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Old 19th May 2013, 02:32 PM   #441
Coris is offline Coris  Norway
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Default Low resistor on I/V continue....

I have experimented more accurate/systematic on this subject...
The goal is to find the best compromise when the residual HF noise from the DAC is minimum, reasonable offset on outputs, and no audible noise/hiss on speakers.
Some results here (with scope screenshots). Original I/V op amps and LM6172 as final. No any HF filtering on I/V, or further. Just straight signal path! DC coupling on outputs.

I have started (from an initial 750 ohm - x1 gain - ref voltage 2,2V, offset -0,5mV on outputs) with 330 ohm resistor on I/V and a gain on final of x3. I have no screenshots for this.
I've got an -1mV/-1,2mV (L/R) offset on outputs, I/V ref voltage = 1,4V. The residual HF noise is 130mV. Of course no any audible noise floor.

Next, lowered the I/V resistor to 75 ohm, and increase the gain to x12. The offset outputs goes to -2,9mV/-3,2mV (L/R) with a 0V reference voltage on I/V stage. I've got 46mV HF noise for accordingly usefully audio signal, as is to be seen in the picture.

Next step, lowered the I/V resistor to 40 ohm with a gain of x22 on final. The offset on outputs increase to -4/-6mV for ref=0V. The HF noise get lower to 28mV for the outputted audio signal showed in the picture.

Last step, 20 ohm on I/V, and x75 gain (ref=0V). The offset on outputs get -10/-15mV (L/R), and the HF noise is now 18-20mV for a 11Vpp max audio out.

In all those steps I could not notice any audible noise floor on speakers. I have observed that with lowering the resistor on I/V, there is improvement in sound stage. Best for 20 ohm.

I could get lower with that resistor, but I just got tired this time... I have a feeling that the noise floor it will begin to rise with lowering further this resistor... But I will verify this one day...

With a resistor on I/V as recommended in Ess9018 datasheet (680 ohm) or even more to 750 ohm, the residual HF noise from DAC become hundreds of mV (500 -600mV), for an in may case, 12-15Vpp amplitude of useful signal and a x1 gain on final. In this case I had to use another procedure to lowered the HF noise to 32mV (no filter). As normal, one have to use filters to get rid of this quite high level HF noise on outputs...

I`m not decided yet which way to chose... but I think to take it the lowest resistor value one, or so.
Welcome to comments and opinion about those functional configurations here... Or maybe more/better results...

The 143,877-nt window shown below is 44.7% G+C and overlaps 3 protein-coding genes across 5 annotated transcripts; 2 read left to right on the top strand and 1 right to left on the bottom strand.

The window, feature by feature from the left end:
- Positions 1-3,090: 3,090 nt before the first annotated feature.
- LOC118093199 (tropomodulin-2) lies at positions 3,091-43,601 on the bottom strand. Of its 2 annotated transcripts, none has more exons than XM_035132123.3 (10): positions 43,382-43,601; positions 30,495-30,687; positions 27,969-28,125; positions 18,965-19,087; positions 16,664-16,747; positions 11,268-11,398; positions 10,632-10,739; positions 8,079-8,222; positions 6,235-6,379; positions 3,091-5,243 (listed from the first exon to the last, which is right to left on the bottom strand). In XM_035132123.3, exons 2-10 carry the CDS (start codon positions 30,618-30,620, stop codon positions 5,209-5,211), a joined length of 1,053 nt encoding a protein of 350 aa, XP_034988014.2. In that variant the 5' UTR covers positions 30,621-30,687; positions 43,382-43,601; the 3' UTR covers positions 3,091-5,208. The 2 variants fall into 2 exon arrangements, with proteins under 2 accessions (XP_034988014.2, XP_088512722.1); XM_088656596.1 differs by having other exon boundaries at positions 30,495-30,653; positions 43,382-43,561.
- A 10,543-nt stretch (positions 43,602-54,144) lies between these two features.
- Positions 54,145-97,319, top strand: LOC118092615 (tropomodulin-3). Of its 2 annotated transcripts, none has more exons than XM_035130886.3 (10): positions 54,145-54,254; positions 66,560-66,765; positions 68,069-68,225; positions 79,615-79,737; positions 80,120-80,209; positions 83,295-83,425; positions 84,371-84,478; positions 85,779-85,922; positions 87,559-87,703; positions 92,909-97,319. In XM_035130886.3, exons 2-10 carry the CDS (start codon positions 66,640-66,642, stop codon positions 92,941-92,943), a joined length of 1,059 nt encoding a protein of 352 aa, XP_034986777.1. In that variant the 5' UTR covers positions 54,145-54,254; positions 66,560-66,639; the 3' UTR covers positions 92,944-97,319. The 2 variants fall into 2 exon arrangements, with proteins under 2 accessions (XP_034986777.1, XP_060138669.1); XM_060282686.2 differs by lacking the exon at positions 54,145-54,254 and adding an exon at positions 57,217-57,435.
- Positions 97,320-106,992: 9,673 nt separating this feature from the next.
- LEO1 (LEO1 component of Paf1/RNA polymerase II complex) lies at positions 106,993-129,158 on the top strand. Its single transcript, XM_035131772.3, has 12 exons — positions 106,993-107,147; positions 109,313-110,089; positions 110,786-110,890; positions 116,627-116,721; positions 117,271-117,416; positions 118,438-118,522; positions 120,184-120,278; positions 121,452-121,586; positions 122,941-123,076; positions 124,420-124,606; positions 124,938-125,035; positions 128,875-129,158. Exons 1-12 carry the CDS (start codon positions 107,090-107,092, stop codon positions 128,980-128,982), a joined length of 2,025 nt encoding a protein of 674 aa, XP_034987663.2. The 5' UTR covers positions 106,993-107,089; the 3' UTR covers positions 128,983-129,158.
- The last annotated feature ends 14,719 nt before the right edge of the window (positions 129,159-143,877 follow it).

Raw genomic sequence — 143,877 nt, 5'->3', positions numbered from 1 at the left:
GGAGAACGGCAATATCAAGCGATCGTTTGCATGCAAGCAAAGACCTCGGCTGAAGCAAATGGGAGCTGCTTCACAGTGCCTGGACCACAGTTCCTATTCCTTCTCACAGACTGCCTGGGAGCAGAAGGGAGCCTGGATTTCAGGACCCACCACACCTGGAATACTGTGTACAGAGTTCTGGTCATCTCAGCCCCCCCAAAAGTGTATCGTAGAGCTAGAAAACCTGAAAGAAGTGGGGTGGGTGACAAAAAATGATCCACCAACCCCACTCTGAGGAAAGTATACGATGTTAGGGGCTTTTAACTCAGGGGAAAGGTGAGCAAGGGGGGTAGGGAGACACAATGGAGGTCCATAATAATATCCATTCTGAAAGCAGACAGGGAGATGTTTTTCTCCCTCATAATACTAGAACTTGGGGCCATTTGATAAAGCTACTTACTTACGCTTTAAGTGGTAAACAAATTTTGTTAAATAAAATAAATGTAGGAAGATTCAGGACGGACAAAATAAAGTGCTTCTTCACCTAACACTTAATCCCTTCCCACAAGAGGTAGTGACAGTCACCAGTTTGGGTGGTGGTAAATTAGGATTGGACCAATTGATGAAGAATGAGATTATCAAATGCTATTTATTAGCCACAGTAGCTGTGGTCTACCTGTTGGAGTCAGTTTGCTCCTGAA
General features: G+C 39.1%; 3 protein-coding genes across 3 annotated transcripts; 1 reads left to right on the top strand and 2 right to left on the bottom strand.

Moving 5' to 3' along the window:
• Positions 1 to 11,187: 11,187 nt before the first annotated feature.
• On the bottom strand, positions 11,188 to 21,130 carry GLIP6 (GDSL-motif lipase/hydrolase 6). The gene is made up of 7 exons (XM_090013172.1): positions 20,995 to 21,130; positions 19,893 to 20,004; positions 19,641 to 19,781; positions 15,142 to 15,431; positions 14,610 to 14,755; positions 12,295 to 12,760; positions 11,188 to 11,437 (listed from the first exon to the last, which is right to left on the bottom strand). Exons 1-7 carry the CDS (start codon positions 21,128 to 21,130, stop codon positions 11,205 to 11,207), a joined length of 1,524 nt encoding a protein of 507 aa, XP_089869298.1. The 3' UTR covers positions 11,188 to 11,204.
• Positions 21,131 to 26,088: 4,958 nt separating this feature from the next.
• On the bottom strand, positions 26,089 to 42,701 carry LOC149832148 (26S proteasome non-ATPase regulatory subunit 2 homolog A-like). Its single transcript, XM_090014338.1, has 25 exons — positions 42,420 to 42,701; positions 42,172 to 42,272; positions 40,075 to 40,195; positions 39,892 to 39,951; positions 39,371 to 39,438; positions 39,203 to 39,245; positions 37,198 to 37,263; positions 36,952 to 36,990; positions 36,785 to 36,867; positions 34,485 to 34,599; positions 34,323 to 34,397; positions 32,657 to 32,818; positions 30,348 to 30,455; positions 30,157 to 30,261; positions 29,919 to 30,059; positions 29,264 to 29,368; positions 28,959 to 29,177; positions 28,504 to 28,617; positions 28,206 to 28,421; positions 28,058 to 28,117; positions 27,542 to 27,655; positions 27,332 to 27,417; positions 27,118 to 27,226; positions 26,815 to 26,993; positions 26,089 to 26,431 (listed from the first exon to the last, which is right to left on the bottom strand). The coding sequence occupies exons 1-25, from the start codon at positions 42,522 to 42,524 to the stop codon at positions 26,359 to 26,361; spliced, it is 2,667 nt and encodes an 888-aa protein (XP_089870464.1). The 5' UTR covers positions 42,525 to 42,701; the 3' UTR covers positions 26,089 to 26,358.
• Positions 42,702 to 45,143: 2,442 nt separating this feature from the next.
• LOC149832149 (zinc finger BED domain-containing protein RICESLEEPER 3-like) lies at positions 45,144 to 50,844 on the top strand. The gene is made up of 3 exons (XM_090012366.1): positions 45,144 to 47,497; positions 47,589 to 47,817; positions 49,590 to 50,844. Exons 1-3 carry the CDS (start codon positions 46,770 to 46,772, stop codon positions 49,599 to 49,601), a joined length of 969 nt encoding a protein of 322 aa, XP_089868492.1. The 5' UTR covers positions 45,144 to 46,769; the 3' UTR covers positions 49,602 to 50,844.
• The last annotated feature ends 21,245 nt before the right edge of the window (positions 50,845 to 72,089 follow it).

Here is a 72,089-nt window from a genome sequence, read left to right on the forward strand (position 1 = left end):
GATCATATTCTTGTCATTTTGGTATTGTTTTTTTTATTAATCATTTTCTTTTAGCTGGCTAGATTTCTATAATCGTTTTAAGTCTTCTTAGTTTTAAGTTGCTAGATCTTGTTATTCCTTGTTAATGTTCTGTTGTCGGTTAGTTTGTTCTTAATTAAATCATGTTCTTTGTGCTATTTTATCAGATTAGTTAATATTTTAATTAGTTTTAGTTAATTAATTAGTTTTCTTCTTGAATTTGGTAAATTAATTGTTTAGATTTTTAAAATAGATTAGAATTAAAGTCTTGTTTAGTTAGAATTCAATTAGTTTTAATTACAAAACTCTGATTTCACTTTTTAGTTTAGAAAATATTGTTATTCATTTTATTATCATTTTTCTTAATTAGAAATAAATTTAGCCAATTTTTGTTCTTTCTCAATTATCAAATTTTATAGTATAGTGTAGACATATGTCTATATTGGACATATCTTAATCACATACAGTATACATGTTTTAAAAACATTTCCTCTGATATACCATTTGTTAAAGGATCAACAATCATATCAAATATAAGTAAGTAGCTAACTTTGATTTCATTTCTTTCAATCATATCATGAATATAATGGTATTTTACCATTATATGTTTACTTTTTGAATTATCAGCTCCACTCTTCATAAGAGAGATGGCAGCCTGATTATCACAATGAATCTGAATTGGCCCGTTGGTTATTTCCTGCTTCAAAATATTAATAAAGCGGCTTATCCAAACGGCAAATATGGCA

Attached Images
File Type: jpg 75ohmI-V x12gain.jpg (294.2 KB, 259 views)
File Type: jpg 40ohmI-V x22gain.jpg (289.7 KB, 249 views)
File Type: jpg 20ohmI-V x75gain.jpg (350.9 KB, 222 views)

Last edited by Coris; 19th May 2013 at 02:56 PM.
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Old 19th May 2013, 03:43 PM   #442
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That's quite interesting Coris, thanks for the measurements.

I am quite surprised by the excessive amount of noise you find.
It almost looks like the complete filtering of the DAC output has gone!
Basically there are three sources of noise that could play here:

1. The DAC noise - but knowing the ESS reputation I would expect that to be very, very small.

2. The noise from the I/V resistor.
I did a quick check with my old rule-of-thumb that 1k over 1 Hz gives 4nV, that would be about 600nV for 1 K over 20k bandwidth (multiply by quare root of BW). Even with a gain of 100 that would still be only 60uV!

3. The noise from the post-I/V amplifier. I guess you use an opamp here? I'm sure you selected a low-noise opamp (or use the opamp already present?). There's one more possibly cause - the resistors to set the opamp gain. The resistors also cause a noise which would be amplified by the opamp gain so that could explain the increase in noise with gian. What resistor values are used in setting those gains?

I don't know what's going on here but it is fishy.
BTW I looked at your scope plots, difficult to read the horizontal scale, is it 50m/s?

jan

BTW Did you check that the DAC is in current mode? If it still is in voltage mode, that can also explain some of the excess noise. I know the ESS can be used in both modes, but maybe that is fixed in the Oppo, don't know so this maybe a nonsense question.

Edit: Had a few friends over yesterday to show off my Oppo - they were suitably impressed ;-)
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Last edited by jan.didden; 19th May 2013 at 03:45 PM.
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Old 19th May 2013, 04:18 PM   #443
Coris is offline Coris  Norway